A High-Carbohydrate, High-Fiber, Low-Fat Diet Results in Weight Loss among Adults at High Risk of Type 2 Diabetes

J Nutr. 2017 Nov;147(11):2060-2066. doi: 10.3945/jn.117.252395. Epub 2017 Sep 27.


Background: Weight loss is a key factor in reducing diabetes risk. The Diabetes Prevention Program (DPP) is a completed clinical trial that randomly assigned individuals at high risk of diabetes to a placebo (PLBO), metformin (MET), or intensive lifestyle intervention (ILS) group, which included physical activity (PA) and reduced dietary fat intake.Objective: We aimed to evaluate the associations between diet and weight at baseline and to identify specific dietary factors that predicted weight loss among DPP participants.Methods: Diet was assessed by a food frequency questionnaire. The associations between intakes of macronutrients and various food groups and body weight among DPP participants at baseline were assessed by linear regression, adjusted for race/ethnicity, age, sex, calorie intake, and PA. Models that predicted weight loss at year 1 were adjusted for baseline weight, change in calorie intake, and change in PA and stratified by treatment allocation (MET, ILS, and PLBO). All results are presented as estimates ± SEs.Results: A total of 3234 participants were enrolled in the DPP; 2924 had completed dietary data (67.5% women; mean age: 50.6 ± 10.7 y). Adjusted for calorie intake, baseline weight was negatively associated with carbohydrate intake (-1.14 ± 0.18 kg body weight/100 kcal carbohydrate, P < 0.0001) and, specifically, dietary fiber (-1.26 ± 0.28 kg/5 g fiber, P < 0.0001). Baseline weight was positively associated with total fat (1.25 ± 0.21 kg/100 kcal, P < 0.0001), saturated fat (1.96 ± 0.46 kg/100 kcal, P < 0.0001), and protein (0.21 ± 0.05 kg/100 kcal, P < 0.0001). For all groups, weight loss after 1 y was associated with increases in carbohydrate intake, specifically dietary fiber, and decreases in total fat and saturated fat intake.Conclusions: Higher carbohydrate consumption among DPP participants, specifically high-fiber carbohydrates, and lower total and saturated fat intake best predicted weight loss when adjusted for changes in calorie intake. Our results support the benefits of a high-carbohydrate, high-fiber, low-fat diet in the context of overall calorie reduction leading to weight loss, which may prevent diabetes in high-risk individuals. This trial was registered at clinicaltrials.gov as NCT00004992.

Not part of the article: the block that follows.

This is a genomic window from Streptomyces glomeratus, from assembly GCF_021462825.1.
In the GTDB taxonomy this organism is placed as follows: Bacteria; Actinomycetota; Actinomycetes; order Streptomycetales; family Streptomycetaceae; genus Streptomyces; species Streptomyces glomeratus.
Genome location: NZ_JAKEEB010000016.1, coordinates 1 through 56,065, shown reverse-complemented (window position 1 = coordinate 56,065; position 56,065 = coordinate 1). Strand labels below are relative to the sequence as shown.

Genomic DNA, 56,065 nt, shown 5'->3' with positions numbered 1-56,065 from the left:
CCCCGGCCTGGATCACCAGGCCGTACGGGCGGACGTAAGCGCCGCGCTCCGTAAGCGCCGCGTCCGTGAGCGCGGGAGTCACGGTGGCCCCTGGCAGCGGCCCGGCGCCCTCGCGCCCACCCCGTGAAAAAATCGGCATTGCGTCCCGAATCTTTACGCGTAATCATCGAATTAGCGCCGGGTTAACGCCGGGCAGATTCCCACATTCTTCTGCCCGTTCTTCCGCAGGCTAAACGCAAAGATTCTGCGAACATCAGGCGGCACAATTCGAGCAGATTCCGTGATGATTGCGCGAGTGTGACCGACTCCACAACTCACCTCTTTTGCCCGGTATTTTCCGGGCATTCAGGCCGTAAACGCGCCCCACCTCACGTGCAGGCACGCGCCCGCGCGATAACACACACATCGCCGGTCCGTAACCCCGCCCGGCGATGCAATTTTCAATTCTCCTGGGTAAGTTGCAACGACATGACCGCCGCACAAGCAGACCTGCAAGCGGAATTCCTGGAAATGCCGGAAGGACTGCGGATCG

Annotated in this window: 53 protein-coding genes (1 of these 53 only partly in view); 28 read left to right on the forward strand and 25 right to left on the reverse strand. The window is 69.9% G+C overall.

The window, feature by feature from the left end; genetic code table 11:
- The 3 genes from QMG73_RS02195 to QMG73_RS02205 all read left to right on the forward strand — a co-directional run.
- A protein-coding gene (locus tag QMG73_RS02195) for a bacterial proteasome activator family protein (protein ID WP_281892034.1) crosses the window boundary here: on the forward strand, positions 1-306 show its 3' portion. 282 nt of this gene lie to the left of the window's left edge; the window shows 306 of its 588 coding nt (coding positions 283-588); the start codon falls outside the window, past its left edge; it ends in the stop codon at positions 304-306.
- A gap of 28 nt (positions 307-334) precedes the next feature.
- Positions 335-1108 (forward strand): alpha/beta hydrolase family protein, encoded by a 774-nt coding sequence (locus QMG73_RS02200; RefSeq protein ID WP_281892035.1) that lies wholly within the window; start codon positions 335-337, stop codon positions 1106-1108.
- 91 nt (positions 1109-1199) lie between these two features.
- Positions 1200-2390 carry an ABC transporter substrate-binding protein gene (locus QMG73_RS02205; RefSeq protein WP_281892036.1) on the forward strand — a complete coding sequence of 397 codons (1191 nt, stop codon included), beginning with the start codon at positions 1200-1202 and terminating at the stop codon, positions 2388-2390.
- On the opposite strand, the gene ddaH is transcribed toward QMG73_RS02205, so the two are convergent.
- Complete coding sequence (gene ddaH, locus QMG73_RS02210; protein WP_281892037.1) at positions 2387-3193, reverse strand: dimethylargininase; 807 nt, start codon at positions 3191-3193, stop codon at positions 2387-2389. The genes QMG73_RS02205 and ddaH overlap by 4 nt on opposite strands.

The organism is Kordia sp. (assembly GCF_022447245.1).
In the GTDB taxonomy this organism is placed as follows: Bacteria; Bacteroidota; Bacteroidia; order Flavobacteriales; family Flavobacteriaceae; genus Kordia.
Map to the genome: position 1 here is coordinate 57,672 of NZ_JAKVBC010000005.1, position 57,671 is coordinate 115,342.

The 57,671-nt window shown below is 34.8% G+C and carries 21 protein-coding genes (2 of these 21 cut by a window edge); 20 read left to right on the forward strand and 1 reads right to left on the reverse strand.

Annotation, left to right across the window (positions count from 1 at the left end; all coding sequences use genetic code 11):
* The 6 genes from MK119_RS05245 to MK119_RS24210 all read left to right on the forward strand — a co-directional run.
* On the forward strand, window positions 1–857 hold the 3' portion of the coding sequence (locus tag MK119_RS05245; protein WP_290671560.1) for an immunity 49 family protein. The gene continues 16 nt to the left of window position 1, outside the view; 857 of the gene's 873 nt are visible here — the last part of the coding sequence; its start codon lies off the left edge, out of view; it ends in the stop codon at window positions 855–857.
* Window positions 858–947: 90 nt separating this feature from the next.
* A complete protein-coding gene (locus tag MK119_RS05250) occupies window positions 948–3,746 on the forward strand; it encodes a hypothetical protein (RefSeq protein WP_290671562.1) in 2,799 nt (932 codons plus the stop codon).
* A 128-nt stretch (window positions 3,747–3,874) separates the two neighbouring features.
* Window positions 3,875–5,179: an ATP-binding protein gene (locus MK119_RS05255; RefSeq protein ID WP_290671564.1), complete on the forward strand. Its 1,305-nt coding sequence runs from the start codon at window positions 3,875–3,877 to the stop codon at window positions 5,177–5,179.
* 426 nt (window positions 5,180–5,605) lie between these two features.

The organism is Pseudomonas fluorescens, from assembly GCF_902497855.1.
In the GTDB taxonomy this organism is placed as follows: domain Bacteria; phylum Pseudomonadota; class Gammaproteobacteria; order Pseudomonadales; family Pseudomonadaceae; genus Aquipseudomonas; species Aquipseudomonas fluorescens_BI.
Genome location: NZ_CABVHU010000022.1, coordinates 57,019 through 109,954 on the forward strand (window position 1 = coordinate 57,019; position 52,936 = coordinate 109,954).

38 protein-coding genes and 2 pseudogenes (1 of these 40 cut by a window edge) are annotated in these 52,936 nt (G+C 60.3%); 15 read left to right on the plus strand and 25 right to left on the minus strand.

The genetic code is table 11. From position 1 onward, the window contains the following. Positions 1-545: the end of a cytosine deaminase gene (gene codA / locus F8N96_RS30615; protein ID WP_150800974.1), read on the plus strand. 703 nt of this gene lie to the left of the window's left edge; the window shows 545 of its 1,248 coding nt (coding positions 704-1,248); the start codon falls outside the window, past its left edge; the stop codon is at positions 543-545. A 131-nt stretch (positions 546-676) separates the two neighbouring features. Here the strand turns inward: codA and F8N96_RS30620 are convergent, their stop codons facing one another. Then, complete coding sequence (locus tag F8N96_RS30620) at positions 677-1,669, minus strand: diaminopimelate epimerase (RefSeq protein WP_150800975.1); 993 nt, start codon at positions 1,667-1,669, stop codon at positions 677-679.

Keywords: carbohydrate; diabetes; diet; macronutrient; weight.

Publication types

  • Multicenter Study
  • Randomized Controlled Trial
  • Research Support, N.I.H., Intramural
  • Research Support, U.S. Gov't, P.H.S.
  • Research Support, Non-U.S. Gov't
  • Research Support, N.I.H., Extramural
  • Research Support, U.S. Gov't, Non-P.H.S.

MeSH terms

  • Adult
  • Blood Glucose
  • Body Mass Index
  • Diabetes Mellitus, Type 2 / diet therapy*
  • Diabetes Mellitus, Type 2 / drug therapy
  • Diet
  • Dietary Carbohydrates / administration & dosage*
  • Dietary Fats / administration & dosage
  • Dietary Fiber / administration & dosage*
  • Exercise
  • Female
  • Humans
  • Life Style
  • Male
  • Metformin / therapeutic use
  • Middle Aged
  • Nutrition Assessment
  • Surveys and Questionnaires
  • Weight Loss*


  • Blood Glucose
  • Dietary Carbohydrates
  • Dietary Fats
  • Dietary Fiber
  • Metformin

Associated data

  • ClinicalTrials.gov/NCT00004992
  • ClinicalTrials.gov/NCT00004992